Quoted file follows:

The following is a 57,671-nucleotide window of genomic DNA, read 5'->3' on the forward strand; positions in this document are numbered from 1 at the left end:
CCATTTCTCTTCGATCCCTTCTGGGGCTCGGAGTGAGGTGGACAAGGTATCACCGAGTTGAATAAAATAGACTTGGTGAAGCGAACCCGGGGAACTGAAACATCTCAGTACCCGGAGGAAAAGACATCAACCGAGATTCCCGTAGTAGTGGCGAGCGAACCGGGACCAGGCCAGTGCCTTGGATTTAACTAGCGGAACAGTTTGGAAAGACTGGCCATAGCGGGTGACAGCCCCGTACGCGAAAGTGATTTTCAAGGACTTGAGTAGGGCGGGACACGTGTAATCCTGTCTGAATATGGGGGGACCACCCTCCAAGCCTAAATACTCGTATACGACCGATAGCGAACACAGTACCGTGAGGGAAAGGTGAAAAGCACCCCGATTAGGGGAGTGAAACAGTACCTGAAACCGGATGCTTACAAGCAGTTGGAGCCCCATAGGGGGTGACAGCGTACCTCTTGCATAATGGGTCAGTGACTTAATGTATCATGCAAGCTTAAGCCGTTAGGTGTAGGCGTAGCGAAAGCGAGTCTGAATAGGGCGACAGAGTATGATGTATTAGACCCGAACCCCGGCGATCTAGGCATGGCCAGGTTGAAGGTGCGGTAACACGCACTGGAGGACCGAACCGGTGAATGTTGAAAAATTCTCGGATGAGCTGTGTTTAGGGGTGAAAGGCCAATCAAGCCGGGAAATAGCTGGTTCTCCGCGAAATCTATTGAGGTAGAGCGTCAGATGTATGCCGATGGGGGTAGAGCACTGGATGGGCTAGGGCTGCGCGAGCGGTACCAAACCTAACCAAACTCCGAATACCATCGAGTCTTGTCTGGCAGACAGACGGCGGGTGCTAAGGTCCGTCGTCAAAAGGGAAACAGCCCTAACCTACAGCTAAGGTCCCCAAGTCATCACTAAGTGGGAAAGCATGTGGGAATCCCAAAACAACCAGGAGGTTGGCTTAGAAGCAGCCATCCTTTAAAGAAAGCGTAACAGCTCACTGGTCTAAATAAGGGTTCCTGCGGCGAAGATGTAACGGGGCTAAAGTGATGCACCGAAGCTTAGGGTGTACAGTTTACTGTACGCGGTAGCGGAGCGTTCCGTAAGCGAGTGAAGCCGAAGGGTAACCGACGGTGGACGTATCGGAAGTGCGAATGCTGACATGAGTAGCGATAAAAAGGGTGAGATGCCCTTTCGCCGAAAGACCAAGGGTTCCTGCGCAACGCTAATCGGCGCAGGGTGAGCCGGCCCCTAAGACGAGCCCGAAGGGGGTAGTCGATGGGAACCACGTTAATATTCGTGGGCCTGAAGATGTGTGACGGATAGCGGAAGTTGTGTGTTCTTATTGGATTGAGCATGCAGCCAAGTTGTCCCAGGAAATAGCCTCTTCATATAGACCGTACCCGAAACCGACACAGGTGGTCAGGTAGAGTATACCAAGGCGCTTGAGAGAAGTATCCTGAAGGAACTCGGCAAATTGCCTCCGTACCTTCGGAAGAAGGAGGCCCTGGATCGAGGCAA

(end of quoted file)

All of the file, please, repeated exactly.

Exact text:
The following is a 57,671-nucleotide window of genomic DNA, read 5'->3' on the forward strand; positions in this document are numbered from 1 at the left end:
CCATTTCTCTTCGATCCCTTCTGGGGCTCGGAGTGAGGTGGACAAGGTATCACCGAGTTGAATAAAATAGACTTGGTGAAGCGAACCCGGGGAACTGAAACATCTCAGTACCCGGAGGAAAAGACATCAACCGAGATTCCCGTAGTAGTGGCGAGCGAACCGGGACCAGGCCAGTGCCTTGGATTTAACTAGCGGAACAGTTTGGAAAGACTGGCCATAGCGGGTGACAGCCCCGTACGCGAAAGTGATTTTCAAGGACTTGAGTAGGGCGGGACACGTGTAATCCTGTCTGAATATGGGGGGACCACCCTCCAAGCCTAAATACTCGTATACGACCGATAGCGAACACAGTACCGTGAGGGAAAGGTGAAAAGCACCCCGATTAGGGGAGTGAAACAGTACCTGAAACCGGATGCTTACAAGCAGTTGGAGCCCCATAGGGGGTGACAGCGTACCTCTTGCATAATGGGTCAGTGACTTAATGTATCATGCAAGCTTAAGCCGTTAGGTGTAGGCGTAGCGAAAGCGAGTCTGAATAGGGCGACAGAGTATGATGTATTAGACCCGAACCCCGGCGATCTAGGCATGGCCAGGTTGAAGGTGCGGTAACACGCACTGGAGGACCGAACCGGTGAATGTTGAAAAATTCTCGGATGAGCTGTGTTTAGGGGTGAAAGGCCAATCAAGCCGGGAAATAGCTGGTTCTCCGCGAAATCTATTGAGGTAGAGCGTCAGATGTATGCCGATGGGGGTAGAGCACTGGATGGGCTAGGGCTGCGCGAGCGGTACCAAACCTAACCAAACTCCGAATACCATCGAGTCTTGTCTGGCAGACAGACGGCGGGTGCTAAGGTCCGTCGTCAAAAGGGAAACAGCCCTAACCTACAGCTAAGGTCCCCAAGTCATCACTAAGTGGGAAAGCATGTGGGAATCCCAAAACAACCAGGAGGTTGGCTTAGAAGCAGCCATCCTTTAAAGAAAGCGTAACAGCTCACTGGTCTAAATAAGGGTTCCTGCGGCGAAGATGTAACGGGGCTAAAGTGATGCACCGAAGCTTAGGGTGTACAGTTTACTGTACGCGGTAGCGGAGCGTTCCGTAAGCGAGTGAAGCCGAAGGGTAACCGACGGTGGACGTATCGGAAGTGCGAATGCTGACATGAGTAGCGATAAAAAGGGTGAGATGCCCTTTCGCCGAAAGACCAAGGGTTCCTGCGCAACGCTAATCGGCGCAGGGTGAGCCGGCCCCTAAGACGAGCCCGAAGGGGGTAGTCGATGGGAACCACGTTAATATTCGTGGGCCTGAAGATGTGTGACGGATAGCGGAAGTTGTGTGTTCTTATTGGATTGAGCATGCAGCCAAGTTGTCCCAGGAAATAGCCTCTTCATATAGACCGTACCCGAAACCGACACAGGTGGTCAGGTAGAGTATACCAAGGCGCTTGAGAGAAGTATCCTGAAGGAACTCGGCAAATTGCCTCCGTACCTTCGGAAGAAGGAGGCCCTGGATCGAGGCAA